New Paltz became one of more than 100 other areas in Ulster County where residents could not consume water for five days, due to “increased turbidity” near local reservoirs caused by the high winds and heavy rain during Hurricane Irene, officials said.
The storm made its way up the coast to New Paltz on Aug. 28, leaving flooding and other damage in its wake. According to Director of Environmental Health and Safety Mike Malloy, the wind and rain increased turbidity – or the cloudiness or haziness of the water caused by particles not visible to the naked eye – in the aqueduct that provide drinking water to the area long after the storm has passed.
Starting on Sept. 8, a “Boil Water Notice” was issued to all village and town water supply users by the Public Works Department, calling for water for human consumption to be boiled for a minimum of three minutes to “ensure it is safe to drink.”
The New Paltz alert was eventually lifted on Sept. 13 because the water passed testing for two consecutive days, according to the Ulster County Department of Health and Environmental Science.
Malloy said the problems with the water were caused by switching from the local pond reservoir to the aqueduct system and back in a short period of time. He said because of this, high levels of dirt and minerals were found in the water and local officials took standard precautions – even though he said they may not have solved any problems.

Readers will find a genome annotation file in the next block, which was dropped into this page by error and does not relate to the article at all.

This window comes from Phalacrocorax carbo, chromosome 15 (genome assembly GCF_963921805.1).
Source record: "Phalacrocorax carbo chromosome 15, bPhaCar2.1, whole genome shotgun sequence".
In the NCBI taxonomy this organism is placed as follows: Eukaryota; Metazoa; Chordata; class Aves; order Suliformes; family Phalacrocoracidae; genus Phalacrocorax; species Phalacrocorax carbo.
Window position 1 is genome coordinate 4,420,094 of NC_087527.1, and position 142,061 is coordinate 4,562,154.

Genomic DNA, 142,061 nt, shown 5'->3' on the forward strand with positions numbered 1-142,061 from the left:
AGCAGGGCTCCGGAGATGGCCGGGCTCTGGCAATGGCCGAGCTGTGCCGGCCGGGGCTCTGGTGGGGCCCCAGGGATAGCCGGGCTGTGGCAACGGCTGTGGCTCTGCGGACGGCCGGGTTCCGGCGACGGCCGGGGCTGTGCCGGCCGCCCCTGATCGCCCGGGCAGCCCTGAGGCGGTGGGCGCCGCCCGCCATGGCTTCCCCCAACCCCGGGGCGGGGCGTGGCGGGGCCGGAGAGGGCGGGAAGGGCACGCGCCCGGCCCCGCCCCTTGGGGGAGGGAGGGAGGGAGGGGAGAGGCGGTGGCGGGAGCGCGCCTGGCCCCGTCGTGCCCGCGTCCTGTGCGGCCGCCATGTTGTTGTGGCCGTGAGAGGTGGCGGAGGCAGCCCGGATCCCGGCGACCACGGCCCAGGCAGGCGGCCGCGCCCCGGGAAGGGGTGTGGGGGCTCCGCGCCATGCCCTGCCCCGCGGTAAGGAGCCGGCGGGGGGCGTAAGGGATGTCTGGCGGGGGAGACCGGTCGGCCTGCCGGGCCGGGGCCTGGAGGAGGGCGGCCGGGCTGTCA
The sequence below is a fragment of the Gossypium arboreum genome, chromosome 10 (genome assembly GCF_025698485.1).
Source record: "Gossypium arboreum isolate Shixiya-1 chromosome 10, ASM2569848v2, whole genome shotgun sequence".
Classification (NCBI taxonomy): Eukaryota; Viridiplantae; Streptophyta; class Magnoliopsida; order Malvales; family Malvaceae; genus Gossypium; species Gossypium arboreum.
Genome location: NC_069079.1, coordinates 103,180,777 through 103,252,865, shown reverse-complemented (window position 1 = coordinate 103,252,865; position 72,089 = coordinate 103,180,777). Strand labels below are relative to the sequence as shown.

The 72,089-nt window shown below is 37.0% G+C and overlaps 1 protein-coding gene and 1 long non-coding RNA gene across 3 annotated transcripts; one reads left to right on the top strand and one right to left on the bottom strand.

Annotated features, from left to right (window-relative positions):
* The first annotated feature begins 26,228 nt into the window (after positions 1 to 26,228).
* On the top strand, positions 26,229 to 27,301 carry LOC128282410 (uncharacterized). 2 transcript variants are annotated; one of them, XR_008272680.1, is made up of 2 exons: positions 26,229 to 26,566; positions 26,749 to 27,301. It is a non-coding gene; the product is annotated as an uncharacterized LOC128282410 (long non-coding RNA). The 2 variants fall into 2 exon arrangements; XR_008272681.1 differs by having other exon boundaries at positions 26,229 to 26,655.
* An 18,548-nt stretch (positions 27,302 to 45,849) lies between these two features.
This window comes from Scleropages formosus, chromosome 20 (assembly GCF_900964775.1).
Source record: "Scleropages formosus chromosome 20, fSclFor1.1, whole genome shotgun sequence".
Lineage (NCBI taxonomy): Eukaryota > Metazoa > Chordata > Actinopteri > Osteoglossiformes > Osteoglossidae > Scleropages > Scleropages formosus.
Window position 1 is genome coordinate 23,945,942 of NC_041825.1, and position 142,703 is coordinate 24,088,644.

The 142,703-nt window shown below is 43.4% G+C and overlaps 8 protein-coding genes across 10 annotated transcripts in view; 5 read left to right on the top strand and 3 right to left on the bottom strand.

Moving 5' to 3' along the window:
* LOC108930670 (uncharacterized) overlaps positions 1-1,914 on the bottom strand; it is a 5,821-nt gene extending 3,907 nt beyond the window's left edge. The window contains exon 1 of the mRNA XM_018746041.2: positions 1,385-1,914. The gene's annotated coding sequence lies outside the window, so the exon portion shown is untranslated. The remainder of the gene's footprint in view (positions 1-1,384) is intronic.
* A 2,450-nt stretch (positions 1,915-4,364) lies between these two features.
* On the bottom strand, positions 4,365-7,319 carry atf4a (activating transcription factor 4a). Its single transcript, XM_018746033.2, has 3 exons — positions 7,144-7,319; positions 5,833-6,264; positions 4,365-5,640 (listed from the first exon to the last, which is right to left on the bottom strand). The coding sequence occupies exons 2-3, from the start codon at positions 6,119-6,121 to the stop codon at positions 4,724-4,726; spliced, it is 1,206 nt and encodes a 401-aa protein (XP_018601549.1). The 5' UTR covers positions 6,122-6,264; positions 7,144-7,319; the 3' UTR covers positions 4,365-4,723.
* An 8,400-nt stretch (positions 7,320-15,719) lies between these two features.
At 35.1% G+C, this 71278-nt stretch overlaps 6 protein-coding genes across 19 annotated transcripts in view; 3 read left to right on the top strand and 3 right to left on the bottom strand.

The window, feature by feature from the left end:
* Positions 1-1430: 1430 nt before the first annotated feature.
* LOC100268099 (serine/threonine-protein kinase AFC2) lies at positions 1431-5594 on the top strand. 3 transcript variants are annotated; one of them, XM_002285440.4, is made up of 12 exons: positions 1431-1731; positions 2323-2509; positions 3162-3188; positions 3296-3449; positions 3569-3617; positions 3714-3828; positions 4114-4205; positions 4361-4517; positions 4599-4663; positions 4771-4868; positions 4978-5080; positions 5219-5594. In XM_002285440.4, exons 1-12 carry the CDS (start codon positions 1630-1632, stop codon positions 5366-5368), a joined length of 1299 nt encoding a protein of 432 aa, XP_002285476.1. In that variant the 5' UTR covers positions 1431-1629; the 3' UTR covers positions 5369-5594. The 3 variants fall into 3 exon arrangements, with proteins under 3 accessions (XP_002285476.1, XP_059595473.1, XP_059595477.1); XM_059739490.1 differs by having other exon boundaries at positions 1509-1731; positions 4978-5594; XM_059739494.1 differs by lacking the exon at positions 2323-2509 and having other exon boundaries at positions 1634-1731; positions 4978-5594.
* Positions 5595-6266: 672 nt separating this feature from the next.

“Boiling water is New York state protocol for the treatment of turbidity, but it doesn’t make any sense to me,” he said.“It just moves the water around.”
Before the storm touched down in New Paltz, Campus Auxiliary Services (CAS) ordered 15 water coolers and 26 cases of bottled water to ensure that it would be easily accessible due to excessive damage caused, said Executive Director of CAS Steve Deutsch. He said officials wanted all residence halls to have access to water during the storm, in addition to what was available in the emergency shelter center in the Elting Gym.
Deutsch said once the boil water alert took effect, the water coolers were moved to administrative offices and classroom buildings as well.
“We were notified as soon as the campus knew about the boil water alert. We notified the students and CAS brought over bottled water,” said Corinna Caracci, the director of Residence Life.
However, some students said the supply may have dwindled or they could not find coolers, leaving them without water during the alert period.
Stephanie Wexler, a fourth-year English major, said while there were no coolers in Crispell Hall, water bottles were provided by the residence hall. But Wexler said she still felt the orders given by the alert were disruptive.
“I always have my own stock of water bottles, but it was still inconvenient for us not to be able to use the fountains,” she said.
Other students said they think the particles in the water affected their physical health. Some students said after showering and washing their clothes in the water because they were told this was permissible, they were experiencing skin reactions and having residue in their hair because of the high levels of minerals and dirt in the water.
Third-year history major Aisha Muhammad said she thinks the water had an adverse effect on her skin.
“They told us the water was O.K. to shower in, but in the first couple of days my face broke out. It’s a little bit bizarre,” Muhammad said. “I just wish they told us more about what was actually in the water.”
If a boil water alert were to be enacted again, Malloy said he hopes that there would be a different way of communication established for disseminating information about it aside from the “heads up” from the Environmental Health and Safety Department.
However, Deutsch said he and his offices would do nothing substantially different aside from offering a greater variety of food and ordering more water.
“Each storm takes a different shape and by in large we did well considering the circumstances,” said Deutsch.